A final decision on the proposed Wal-Mart Neighborhood Market that has caused unrest among the residents of Live Oak Trace subdivision and their homeowners association is expected Aug. 25 by the Zachary City Council.

The retailer hopes to put a 40,000-square-foot grocery on the lot near the entrance to Live Oak Trace and near a LeBlanc’s Food Stores, a factor that’s an issue for some residents.

In March, a five-hour Planning and Zoning Committee meeting ended with a rezoning request for the property being withdrawn by the retailer’s attorneys.

However, in April, a request for a resubdivision of the vacant land into four lots was approved by the City Council.

In May and again in June, rezoning requests were pulled by attorneys from the Planning and Zoning agenda prior to each meeting.

On July 6, a request for a rezone of two of the lots from residential estates to commercial general was denied again.

However, two of the lots have been given a favorable recommendation by the committee to be rezoned from residential estates to commercial suburban, which is in line with the city’s Master Plan.

The rezoning requests and the project’s site plan are scheduled to go before the City Council on Aug. 25.

Four “yes” votes by council members are required to overturn Planning and Zoning’s request for denial.

Wal-Mart attorney James Percy, of Jones Walker in Baton Rouge, spoke to a group of business leaders July 23 about the project.

“You’ve all heard plenty about this, but I’m here to say I have tremendous respect for anyone who wishes to voice their opinions on what they feel strongly about, and some people are really emotional about this,” Percy said, “but we will not criticize anyone who criticizes us. It’s not the way to do business.”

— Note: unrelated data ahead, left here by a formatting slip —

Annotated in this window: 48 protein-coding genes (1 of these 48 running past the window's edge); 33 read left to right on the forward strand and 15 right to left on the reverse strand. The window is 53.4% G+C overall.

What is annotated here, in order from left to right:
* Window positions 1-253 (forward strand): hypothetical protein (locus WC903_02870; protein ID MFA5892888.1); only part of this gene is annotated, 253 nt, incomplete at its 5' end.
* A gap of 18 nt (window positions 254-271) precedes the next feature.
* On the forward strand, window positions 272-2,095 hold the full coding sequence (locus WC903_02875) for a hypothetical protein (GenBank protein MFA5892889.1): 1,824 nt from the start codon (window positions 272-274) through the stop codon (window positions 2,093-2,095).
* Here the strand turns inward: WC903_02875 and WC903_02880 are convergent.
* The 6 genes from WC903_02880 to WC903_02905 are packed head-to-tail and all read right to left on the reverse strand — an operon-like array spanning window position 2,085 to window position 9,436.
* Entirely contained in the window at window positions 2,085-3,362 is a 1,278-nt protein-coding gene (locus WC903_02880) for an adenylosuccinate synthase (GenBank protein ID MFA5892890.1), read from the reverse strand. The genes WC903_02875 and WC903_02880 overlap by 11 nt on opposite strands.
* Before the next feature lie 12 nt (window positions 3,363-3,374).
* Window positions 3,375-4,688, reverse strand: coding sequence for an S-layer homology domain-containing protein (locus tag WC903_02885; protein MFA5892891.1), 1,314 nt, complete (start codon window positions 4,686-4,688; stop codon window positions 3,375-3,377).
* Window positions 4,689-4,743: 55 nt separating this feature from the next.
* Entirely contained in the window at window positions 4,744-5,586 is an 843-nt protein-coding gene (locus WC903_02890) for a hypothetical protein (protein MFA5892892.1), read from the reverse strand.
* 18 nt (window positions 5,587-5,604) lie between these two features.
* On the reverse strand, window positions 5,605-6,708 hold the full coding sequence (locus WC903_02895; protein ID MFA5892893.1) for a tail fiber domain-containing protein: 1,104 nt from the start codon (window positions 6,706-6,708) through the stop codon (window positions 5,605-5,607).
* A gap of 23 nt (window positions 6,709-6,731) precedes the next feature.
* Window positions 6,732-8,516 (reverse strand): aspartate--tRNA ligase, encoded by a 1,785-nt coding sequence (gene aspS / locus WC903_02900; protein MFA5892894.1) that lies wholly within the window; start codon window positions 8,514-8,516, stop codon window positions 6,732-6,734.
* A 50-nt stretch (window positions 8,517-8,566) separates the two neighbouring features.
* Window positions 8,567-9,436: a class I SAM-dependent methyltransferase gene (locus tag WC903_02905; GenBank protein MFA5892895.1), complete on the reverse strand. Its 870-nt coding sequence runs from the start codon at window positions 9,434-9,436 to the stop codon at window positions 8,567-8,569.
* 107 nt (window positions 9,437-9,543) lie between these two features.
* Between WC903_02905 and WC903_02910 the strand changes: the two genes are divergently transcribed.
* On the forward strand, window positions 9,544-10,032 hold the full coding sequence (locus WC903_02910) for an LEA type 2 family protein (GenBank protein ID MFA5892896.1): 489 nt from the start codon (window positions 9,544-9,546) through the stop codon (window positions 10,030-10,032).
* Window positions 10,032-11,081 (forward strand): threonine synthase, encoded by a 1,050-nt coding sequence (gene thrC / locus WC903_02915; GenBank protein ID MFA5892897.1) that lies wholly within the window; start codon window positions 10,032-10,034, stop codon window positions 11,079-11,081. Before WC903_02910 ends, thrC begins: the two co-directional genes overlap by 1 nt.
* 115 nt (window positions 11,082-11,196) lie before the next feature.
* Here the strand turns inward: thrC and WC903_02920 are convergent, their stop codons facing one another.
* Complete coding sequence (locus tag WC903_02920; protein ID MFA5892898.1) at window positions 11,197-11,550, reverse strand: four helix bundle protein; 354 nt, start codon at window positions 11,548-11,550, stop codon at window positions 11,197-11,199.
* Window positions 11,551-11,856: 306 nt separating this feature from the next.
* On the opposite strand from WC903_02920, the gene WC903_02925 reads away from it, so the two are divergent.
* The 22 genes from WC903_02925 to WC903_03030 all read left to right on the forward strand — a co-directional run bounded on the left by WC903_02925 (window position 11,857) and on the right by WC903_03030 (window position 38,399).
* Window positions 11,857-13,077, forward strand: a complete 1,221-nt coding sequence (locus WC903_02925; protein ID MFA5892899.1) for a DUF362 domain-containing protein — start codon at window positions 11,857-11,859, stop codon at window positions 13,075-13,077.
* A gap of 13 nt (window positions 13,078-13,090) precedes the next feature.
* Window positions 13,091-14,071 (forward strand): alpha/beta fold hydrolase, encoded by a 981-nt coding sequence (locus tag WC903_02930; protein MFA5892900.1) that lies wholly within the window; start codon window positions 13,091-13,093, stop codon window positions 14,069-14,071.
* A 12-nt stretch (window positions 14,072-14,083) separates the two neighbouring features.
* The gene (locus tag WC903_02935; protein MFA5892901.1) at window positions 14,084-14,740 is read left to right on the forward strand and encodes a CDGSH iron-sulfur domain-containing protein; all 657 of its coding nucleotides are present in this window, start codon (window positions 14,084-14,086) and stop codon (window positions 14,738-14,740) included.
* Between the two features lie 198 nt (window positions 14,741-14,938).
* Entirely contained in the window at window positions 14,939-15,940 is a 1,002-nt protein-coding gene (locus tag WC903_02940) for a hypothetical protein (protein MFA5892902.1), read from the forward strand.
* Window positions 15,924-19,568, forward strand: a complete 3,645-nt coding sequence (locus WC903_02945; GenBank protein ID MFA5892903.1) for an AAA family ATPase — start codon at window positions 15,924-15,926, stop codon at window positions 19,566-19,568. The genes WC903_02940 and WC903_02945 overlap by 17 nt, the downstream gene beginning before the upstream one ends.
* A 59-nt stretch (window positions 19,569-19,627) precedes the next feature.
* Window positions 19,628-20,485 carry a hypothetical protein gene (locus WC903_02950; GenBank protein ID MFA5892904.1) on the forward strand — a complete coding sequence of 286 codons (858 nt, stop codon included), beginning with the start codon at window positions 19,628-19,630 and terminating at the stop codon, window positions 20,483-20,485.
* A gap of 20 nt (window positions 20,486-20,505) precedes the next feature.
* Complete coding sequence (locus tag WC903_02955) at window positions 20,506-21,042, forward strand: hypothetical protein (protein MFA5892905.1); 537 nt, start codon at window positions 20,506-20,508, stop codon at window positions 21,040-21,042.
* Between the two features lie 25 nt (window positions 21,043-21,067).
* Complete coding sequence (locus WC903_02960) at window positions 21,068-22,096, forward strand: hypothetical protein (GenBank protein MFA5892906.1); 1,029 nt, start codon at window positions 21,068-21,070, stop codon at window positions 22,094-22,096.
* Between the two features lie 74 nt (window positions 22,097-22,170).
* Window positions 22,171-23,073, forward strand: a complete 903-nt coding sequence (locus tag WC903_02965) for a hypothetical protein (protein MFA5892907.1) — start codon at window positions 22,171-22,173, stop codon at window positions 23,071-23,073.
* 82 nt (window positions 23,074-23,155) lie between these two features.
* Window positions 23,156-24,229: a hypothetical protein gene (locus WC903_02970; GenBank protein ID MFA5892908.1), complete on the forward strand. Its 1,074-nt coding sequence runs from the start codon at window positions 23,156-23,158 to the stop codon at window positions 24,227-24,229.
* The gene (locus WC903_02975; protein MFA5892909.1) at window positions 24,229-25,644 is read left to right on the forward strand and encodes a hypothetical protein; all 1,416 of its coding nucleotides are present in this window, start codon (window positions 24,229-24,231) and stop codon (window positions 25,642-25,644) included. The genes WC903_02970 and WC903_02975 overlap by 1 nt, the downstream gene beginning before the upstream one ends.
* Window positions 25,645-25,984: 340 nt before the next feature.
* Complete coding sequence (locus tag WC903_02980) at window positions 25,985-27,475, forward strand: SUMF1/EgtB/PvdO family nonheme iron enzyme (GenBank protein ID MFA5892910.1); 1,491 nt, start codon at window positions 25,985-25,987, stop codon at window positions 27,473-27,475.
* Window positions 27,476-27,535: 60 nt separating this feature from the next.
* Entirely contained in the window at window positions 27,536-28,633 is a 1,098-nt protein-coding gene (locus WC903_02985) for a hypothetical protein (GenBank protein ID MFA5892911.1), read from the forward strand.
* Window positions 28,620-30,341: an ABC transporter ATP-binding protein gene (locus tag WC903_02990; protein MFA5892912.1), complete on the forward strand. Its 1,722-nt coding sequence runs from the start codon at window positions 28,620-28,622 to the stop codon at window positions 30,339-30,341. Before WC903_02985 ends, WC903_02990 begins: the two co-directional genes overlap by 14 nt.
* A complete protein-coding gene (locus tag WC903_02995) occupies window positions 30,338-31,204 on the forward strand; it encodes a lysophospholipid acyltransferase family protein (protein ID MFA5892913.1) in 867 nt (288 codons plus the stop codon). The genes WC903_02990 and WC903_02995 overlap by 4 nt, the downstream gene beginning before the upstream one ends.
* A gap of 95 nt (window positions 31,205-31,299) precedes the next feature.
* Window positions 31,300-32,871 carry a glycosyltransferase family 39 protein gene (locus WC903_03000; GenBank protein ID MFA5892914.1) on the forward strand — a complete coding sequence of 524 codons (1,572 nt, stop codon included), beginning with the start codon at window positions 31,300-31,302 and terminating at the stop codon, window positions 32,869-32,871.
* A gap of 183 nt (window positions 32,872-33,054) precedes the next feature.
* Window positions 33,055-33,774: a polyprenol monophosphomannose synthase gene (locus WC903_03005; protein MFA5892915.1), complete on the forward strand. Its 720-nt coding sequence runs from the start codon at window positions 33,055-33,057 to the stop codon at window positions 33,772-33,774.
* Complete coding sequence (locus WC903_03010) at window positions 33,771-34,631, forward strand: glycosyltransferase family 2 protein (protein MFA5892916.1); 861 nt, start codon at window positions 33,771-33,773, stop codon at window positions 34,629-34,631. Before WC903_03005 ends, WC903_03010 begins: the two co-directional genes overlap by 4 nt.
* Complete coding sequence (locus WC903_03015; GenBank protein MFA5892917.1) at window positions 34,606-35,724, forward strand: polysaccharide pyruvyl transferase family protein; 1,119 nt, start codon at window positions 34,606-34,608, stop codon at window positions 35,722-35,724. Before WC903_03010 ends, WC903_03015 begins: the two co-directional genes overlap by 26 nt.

Wal-Mart, he said, believes Zachary is a dynamic and promising community and that residents will use the grocery store being proposed.

Issues voiced by residents at previous Planning and Zoning meetings have ranged from the store being open 24 hours to traffic to its proposed location at the entrance to the subdivision, to being located on the same street as LeBlanc’s Food Stores, which has nine locations in Louisiana.

The retailer and the attorneys understand the delicate issue of Church Street but believe that both LeBlanc’s and a Wal-Mart Neighborhood Market can survive there.

“We’re not siphoning off the other store, as some have said. We’ll be generating our own revenue for this community. We know the greatest issue is about who we are,” Percy said. “Planning and Zoning discussions should not be about who but about what is allowed on that tract of land.”